The Talmud is a book of Jewish law that addresses an entire body of Judaic wisdom applied within the religion’s practice. When a question of Jewish law or morality arises in the face of a specific modern practice or procedure, an ordained rabbi may present a volume of writing as an interpretation of the laws found in the Talmud and as an answer to the question or dilemma, treating the problem with a case-specific application of the Talmudic tradition. The rabbi first describes the question at hand, cites specific Talmudic references as an answer, and closes by justifying the reasoning.
Thousands of rabbis have published volumes of responsa. The tradition dates back to the Middle Ages, and the responsa are still used as a resource for Judaic research and problem solving.
Rabbi Leib Tropper returned this week from A blitz trip to Israel where he held meetings with the administrative staff of ‘Character First’
Rabbi Leib Tropper was a participant in the discussions and Preparation of this years educational programs.
Rabbi Leib Tropper had opportunity to meet with the Rabbinic advisors and express his Opinion of how to expand the program considering its success In 2012-2013
Rabbi Leib Tropper met with his Students at a special planned
Reunion. He and 30 of his Students enjoyed the occasion to re-connect. At that Reunion, Rabbi Leib Tropper spoke for over an hour about the need for unity Amongst Jews. Rabbi Leib Tropper declared ‘it need not be A mass movement, just closer To one jew at a time.’
He ended his trip with a quick Visit to Har Hamenuchot where
He visited the graves of his father and mother ob’m.
Co-founder of the Kol Yaakov Torah Center in Monsey, New York, Rabbi Leib Tropper studied at several yeshivas. In addition to attending the Talmudical Yeshiva of Philadelphia and the Telshe Yeshiva in Cleveland, Rabbi Leib Tropper studied at Israel’s esteemed Yeshivas Mir in Jerusalem.
Located on a sprawling 18-acre campus in Jerusalem, Mir Yeshiva is an Orthodox Jewish educational institution serving more than 7,500 single and married students, mainly from Canada and the United States. Originally founded in a small town in Poland in 1814, the school opened a branch in Jerusalem in 1944. Today, it is the largest yeshiva in Israel and possibly in the world.
In 2012, Mir Yeshiva announced changes in its rules intended to limit size and maintain a quality Jewish educational experience. According to the new rules, the institution limits acceptance of applicants by 50 percent. Additional rules include limiting what possessions young men who do not stay in the dormitories may keep. Now, young men staying in apartments may not keep computers and non-kosher cellphones. The new rules also include inspectors who watch for forbidden possessions. These rules allow for a uniform experience for all students, regardless of their housing situations.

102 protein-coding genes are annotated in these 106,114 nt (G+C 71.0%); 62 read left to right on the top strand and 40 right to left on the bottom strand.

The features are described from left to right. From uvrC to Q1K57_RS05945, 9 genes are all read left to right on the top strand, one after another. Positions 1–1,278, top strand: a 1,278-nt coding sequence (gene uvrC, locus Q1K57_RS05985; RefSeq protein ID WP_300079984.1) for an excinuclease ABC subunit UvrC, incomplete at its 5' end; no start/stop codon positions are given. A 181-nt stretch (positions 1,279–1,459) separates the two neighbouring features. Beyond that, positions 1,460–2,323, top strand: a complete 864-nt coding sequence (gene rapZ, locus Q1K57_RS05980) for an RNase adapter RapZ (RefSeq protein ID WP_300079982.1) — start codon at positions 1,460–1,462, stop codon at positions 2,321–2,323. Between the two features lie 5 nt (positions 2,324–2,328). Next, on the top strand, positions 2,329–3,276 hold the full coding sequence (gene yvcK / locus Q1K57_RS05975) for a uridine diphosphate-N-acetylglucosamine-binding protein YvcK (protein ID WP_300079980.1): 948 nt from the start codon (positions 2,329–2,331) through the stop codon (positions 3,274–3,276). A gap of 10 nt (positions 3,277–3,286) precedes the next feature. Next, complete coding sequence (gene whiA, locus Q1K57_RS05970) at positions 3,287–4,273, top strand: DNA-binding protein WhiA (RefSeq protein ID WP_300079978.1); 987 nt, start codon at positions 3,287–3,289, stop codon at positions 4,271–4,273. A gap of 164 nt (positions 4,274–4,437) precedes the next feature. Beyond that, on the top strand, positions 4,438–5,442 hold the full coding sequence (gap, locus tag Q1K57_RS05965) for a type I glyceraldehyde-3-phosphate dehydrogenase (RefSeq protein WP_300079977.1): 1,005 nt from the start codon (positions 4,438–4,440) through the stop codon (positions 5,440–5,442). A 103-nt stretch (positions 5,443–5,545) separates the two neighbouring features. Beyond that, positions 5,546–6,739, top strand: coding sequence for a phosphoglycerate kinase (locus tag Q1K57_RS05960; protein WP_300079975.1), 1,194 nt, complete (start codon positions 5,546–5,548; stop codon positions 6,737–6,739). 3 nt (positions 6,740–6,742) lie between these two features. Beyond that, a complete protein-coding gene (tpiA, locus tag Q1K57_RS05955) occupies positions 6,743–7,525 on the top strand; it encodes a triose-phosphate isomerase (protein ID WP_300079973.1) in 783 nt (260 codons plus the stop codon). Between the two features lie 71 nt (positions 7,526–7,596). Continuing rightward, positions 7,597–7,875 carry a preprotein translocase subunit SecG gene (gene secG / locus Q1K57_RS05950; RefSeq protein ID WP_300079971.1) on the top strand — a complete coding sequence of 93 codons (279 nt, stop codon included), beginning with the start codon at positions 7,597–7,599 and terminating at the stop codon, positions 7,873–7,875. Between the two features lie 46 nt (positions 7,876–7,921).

Q- Rabbi Leib Tropper- Do you
Know the Reason why Harav
Scheinberg,zt’l Wore many pairs
Rabbi Leib Tropper responds:
I only know what he told me. I’m
Not sure if that was the only reason. I suspect it wasn’t. But Even the reason I was told by him I do not think it is wise to Share.
Q- Rabbi Leib Tropper: Why do you think it not ‘wise to share’?
Rabbi Leib Tropper responds: lehavdil ,Elie Wiesel writes repeatedly in his books ‘we all can share the same question , but Rarely can we share the same answer’.
Knowing that people consider My
Rebbe’s behavior regarding wearing many pairs of tzitzis, an Anomaly. I prefer not to give any Answer for fear that those who Will not agree will ridicule. A practice I unfortunately have witnessed in regard to other Torah scholars.
Q- Rabbi Leib Tropper : Do you
Know why he refrained from talking on shabbos anything but Divrei Torah?
Rabbi Leib Tropper responds: yes
I do . For the same reason mentioned above I think it is more prudent to leave it unanswered for now.
But I’m not sure of the Validity of
The question. The Gemora in Shabbos makes it clear from the Pasuk ‘vedaber davar’ that speech on shabbos should be different than the weekday.
Tosfos adds ,quoting the yerushalmy that with great Difficulty the chazal allowed to verbally Greet another person on shabbos.
Q- Rabbi Leib Tropper: do you know how many pairs of Tzitzis He wore?
Rabbi Leib Tropper responds: it
Depended when and how he felt,
But I think it was rarely less than
18, Other times he would wear
No less than 30 pair perhaps more.
Rabbi Leib Tropper has been invited for the year 2014 to 10 Cities to teach,lecture, Discuss etc…
The cities are in states that include California, Connecticut, Massachusetts, Maine,Virginia, North Carolina, Washington state, Colorado, New York, New Jersey and Maryland.
The Topics that Rabbi Leib Tropper plans to discuss are:
1-A religious perspective on
2-Israel: What does it mean to
The Diaspora jew?
3-Psychology: The Pitfalls-collected opinions
4-Torah as the universal Truth
5-What does it mean to ‘be’ bar
6-High Crimes: The Evils of Gossip
8-Are Jews The “Chosen nation”?
9-Why are there so many commandments?
10-Our Desperate need for Peace
The first lecture is scheduled for
The End of Jan 2014.